CHArt Seventeenth Annual Conference
a subject in transition; opportunities and problems
Michael Hammel, University of Aarhus, Denmark
Towards a Yet Newer Laocoon - or, how computer games can help us understand interactive art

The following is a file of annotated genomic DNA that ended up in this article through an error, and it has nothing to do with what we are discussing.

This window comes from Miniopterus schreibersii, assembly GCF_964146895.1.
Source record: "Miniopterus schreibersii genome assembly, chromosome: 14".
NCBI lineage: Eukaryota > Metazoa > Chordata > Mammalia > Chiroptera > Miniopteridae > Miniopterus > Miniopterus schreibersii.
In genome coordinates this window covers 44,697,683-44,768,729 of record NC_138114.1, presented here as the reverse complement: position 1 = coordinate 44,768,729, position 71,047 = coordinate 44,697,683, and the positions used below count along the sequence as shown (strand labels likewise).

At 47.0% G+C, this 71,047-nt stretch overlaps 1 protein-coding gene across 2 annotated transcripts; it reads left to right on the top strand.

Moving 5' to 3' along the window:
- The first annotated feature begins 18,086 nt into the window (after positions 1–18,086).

Interactive art works pose special problems. An interactive art work can only be interpreted through interaction, either as first-person or as bystander. It is obvious that the experience differs between the two positions, whereas one acts and the other watches the acting. The question is whether it is possible to extract the art work from the interaction with it, let alone the (im-)possibility of extracting the interaction among the beholders (first-person and bystanders) of the art work from the interaction with it. This leads to further questions, as to how the interactive art work is to be interpreted when the spectator has left it, or has changed it? Is it possible to interpret interactive art works without interacting with these? Is it possible at all to interpret art works through interaction, and thereby accept the interpretation from a distracted interpreter? Try for example to be give an detailed account of one level of Doom. Either you never make it to the end, or you are too busy winning to watch the details. The answers to the questions, I argue, lie in the addition of an 'interactivity-theory' to traditional aesthetics. Based on experiences from computer games and web-design, an aesthetic understanding of the concept of interactivity that counter the Kantian aesthetics in many ways. This may equip the art historian with tools to take up the challenge that has risen from the interactive art works, as well as contribute to a different view on computer games and electronic visual culture.
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